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The Scientific World Journal
Volume 2014 (2014), Article ID 307895, 6 pages
http://dx.doi.org/10.1155/2014/307895
Research Article

Cyanuric Chloride as an Efficient Catalyst for the Synthesis of 2,3-Unsaturated O-Glycosides by Ferrier Rearrangement

1College of Chemistry and Chemical Engineering, Xinxiang University, Xinxiang, Henan 453003, China
2School of Pharmacy, Xinxiang Medical University, Xinxiang, Henan 453003, China

Received 19 August 2013; Accepted 20 October 2013; Published 19 January 2014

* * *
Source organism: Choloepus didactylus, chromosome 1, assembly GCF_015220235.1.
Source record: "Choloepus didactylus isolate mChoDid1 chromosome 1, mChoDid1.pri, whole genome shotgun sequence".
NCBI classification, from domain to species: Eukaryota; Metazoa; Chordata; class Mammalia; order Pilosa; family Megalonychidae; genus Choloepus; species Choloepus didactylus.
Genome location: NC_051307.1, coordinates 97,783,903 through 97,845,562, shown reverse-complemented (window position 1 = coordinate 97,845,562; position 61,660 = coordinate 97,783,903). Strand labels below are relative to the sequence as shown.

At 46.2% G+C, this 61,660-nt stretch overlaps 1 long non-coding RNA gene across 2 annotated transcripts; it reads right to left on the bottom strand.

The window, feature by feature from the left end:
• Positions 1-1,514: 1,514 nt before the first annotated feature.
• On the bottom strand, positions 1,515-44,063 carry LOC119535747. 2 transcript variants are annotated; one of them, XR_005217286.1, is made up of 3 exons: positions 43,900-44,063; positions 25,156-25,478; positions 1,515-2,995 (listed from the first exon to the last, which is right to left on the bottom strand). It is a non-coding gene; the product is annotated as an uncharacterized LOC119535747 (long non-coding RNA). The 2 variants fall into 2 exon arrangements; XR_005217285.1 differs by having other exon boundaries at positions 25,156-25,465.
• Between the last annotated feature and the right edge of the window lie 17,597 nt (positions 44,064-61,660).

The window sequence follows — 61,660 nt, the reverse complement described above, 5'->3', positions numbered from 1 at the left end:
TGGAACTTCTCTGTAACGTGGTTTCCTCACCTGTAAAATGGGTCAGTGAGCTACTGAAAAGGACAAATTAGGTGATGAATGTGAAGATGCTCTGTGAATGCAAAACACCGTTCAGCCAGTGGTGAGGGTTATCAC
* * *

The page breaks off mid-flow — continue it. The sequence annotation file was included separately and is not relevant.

Academic Editors: H. Miyabe, H. Pellissier, and I. Shibata

Copyright © 2014 Xiaojuan Yang and Na Li. This is an open access article distributed under the Creative Commons Attribution License, which permits unrestricted use, distribution, and reproduction in any medium, provided the original work is properly cited.

Abstract

Cyanuric chloride has been found to be an efficient catalyst for the synthesis of 2,3-unsaturated O-glycosides from the reaction of 3,4,6-tri-O-acetyl-D-glucal and a wide range of alcohols in dichloromethane at room temperature. The experimental procedure is simple, and the products are obtained in high yields.

1. Introduction